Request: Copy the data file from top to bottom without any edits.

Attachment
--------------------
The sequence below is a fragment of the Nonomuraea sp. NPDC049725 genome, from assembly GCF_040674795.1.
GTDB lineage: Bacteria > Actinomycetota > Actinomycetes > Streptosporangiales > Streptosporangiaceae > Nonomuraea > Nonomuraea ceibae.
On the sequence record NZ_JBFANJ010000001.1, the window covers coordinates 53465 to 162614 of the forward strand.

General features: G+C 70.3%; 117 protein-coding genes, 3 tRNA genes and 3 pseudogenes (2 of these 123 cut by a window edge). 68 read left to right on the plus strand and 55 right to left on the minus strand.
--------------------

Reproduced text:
The sequence below is a fragment of the Nonomuraea sp. NPDC049725 genome, from assembly GCF_040674795.1.
GTDB lineage: Bacteria > Actinomycetota > Actinomycetes > Streptosporangiales > Streptosporangiaceae > Nonomuraea > Nonomuraea ceibae.
On the sequence record NZ_JBFANJ010000001.1, the window covers coordinates 53465 to 162614 of the forward strand.

General features: G+C 70.3%; 117 protein-coding genes, 3 tRNA genes and 3 pseudogenes (2 of these 123 cut by a window edge). 68 read left to right on the plus strand and 55 right to left on the minus strand.